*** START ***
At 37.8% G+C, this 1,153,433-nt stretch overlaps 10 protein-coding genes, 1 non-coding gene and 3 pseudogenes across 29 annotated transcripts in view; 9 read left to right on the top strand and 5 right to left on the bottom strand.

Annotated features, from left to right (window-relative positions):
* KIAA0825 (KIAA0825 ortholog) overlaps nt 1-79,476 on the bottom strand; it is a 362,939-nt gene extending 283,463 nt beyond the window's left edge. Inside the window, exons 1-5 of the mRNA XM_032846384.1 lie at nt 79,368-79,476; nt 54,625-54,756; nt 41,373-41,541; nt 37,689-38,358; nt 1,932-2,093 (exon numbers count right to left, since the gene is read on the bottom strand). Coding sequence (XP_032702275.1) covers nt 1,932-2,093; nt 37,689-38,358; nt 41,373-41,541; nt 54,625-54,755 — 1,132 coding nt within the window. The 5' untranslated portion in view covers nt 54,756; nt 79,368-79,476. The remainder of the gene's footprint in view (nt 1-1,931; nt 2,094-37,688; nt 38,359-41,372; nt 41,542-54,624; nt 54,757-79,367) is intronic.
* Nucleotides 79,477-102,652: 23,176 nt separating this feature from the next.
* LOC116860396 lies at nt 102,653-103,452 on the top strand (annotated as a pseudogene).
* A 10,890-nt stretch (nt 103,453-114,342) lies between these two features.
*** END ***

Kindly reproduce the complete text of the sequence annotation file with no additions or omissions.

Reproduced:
At 37.8% G+C, this 1,153,433-nt stretch overlaps 10 protein-coding genes, 1 non-coding gene and 3 pseudogenes across 29 annotated transcripts in view; 9 read left to right on the top strand and 5 right to left on the bottom strand.

Annotated features, from left to right (window-relative positions):
* KIAA0825 (KIAA0825 ortholog) overlaps nt 1-79,476 on the bottom strand; it is a 362,939-nt gene extending 283,463 nt beyond the window's left edge. Inside the window, exons 1-5 of the mRNA XM_032846384.1 lie at nt 79,368-79,476; nt 54,625-54,756; nt 41,373-41,541; nt 37,689-38,358; nt 1,932-2,093 (exon numbers count right to left, since the gene is read on the bottom strand). Coding sequence (XP_032702275.1) covers nt 1,932-2,093; nt 37,689-38,358; nt 41,373-41,541; nt 54,625-54,755 — 1,132 coding nt within the window. The 5' untranslated portion in view covers nt 54,756; nt 79,368-79,476. The remainder of the gene's footprint in view (nt 1-1,931; nt 2,094-37,688; nt 38,359-41,372; nt 41,542-54,624; nt 54,757-79,367) is intronic.
* Nucleotides 79,477-102,652: 23,176 nt separating this feature from the next.
* LOC116860396 lies at nt 102,653-103,452 on the top strand (annotated as a pseudogene).
* A 10,890-nt stretch (nt 103,453-114,342) lies between these two features.